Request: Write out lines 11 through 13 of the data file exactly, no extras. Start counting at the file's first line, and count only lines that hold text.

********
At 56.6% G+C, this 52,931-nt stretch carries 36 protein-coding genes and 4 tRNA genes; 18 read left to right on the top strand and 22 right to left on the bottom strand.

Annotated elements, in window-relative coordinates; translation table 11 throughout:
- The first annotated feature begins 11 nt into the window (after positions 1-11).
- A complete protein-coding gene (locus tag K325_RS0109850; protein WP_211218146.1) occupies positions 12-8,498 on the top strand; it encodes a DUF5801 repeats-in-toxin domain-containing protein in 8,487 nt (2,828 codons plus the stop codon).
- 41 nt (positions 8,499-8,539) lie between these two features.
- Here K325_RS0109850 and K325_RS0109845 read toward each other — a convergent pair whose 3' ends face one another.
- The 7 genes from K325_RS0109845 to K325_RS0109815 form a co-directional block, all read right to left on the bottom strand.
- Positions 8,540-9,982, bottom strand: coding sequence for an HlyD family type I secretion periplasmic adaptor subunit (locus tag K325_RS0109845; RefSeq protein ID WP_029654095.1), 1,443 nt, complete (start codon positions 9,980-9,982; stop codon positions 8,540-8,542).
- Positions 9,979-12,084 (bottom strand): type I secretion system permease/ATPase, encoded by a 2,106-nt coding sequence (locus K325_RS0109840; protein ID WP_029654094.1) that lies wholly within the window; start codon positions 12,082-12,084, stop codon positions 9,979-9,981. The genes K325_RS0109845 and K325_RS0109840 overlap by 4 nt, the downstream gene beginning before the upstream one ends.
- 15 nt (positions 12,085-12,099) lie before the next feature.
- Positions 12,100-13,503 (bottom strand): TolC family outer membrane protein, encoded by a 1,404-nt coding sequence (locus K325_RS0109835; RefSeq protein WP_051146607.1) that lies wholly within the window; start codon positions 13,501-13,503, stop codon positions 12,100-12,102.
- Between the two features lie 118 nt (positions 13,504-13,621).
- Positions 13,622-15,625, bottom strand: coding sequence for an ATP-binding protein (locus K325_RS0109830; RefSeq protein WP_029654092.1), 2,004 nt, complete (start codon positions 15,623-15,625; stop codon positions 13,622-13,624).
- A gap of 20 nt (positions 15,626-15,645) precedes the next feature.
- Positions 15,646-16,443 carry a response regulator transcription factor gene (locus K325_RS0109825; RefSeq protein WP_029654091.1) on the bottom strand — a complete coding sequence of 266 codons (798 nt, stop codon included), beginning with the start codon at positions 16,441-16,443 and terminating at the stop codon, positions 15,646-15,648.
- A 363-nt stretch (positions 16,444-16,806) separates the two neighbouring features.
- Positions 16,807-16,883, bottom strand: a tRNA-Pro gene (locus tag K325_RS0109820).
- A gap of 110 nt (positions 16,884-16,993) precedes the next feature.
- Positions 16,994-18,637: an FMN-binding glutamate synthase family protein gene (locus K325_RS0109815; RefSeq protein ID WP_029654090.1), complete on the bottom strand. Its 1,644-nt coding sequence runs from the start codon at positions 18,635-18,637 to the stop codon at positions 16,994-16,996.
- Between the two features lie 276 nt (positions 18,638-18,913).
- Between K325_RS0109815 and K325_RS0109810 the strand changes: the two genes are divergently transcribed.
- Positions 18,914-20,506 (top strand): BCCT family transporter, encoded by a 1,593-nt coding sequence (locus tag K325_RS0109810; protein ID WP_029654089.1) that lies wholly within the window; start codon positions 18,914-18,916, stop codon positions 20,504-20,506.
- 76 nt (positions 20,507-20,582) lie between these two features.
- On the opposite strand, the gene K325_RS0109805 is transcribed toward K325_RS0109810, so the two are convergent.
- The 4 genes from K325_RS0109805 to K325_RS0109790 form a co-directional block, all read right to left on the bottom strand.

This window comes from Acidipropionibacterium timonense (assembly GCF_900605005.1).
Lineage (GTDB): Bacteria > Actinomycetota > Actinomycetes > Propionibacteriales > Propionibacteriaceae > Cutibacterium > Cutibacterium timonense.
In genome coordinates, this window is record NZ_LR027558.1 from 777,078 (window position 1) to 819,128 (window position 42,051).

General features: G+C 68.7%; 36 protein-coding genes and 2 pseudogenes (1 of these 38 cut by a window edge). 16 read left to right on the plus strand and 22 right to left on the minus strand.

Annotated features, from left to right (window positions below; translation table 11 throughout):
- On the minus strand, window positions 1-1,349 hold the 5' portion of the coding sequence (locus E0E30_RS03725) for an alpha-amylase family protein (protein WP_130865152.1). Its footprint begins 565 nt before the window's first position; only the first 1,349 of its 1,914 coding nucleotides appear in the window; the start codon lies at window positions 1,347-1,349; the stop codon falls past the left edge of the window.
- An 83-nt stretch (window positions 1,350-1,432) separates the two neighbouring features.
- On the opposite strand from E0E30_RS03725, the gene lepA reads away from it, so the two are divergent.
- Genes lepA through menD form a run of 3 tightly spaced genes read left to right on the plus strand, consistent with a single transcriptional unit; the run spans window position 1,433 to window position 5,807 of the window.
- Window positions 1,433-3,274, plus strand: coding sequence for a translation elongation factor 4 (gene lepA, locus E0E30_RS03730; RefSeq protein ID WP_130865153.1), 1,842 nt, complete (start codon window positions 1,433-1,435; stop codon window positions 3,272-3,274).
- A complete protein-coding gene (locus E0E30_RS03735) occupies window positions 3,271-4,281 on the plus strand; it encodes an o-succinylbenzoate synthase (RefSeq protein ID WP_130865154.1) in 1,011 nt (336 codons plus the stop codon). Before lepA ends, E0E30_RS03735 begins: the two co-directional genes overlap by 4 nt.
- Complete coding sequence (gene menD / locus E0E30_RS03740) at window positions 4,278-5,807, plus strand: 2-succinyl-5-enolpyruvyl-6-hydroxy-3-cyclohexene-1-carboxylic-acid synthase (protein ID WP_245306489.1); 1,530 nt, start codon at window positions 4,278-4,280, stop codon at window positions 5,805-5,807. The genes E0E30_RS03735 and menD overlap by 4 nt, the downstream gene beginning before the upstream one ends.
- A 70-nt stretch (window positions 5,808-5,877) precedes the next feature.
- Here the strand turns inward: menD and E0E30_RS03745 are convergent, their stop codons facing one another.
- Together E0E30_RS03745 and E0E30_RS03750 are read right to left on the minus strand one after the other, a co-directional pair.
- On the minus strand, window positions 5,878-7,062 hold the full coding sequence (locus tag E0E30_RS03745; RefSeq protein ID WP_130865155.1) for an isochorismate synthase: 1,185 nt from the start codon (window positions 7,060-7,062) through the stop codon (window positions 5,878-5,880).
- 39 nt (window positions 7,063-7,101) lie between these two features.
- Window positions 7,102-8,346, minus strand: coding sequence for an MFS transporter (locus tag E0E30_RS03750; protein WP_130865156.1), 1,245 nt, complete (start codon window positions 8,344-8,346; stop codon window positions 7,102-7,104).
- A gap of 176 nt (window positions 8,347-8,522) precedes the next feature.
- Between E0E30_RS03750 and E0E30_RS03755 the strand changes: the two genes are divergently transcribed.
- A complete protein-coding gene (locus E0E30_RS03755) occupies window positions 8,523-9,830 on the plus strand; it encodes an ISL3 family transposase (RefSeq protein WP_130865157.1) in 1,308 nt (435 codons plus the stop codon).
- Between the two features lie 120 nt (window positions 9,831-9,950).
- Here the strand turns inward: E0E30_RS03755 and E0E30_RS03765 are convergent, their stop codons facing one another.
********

- Positions 12,100-13,503 (bottom strand): TolC family outer membrane protein, encoded by a 1,404-nt coding sequence (locus K325_RS0109835; RefSeq protein WP_051146607.1) that lies wholly within the window; start codon positions 13,501-13,503, stop codon positions 12,100-12,102.
- Between the two features lie 118 nt (positions 13,504-13,621).
- Positions 13,622-15,625, bottom strand: coding sequence for an ATP-binding protein (locus K325_RS0109830; RefSeq protein WP_029654092.1), 2,004 nt, complete (start codon positions 15,623-15,625; stop codon positions 13,622-13,624).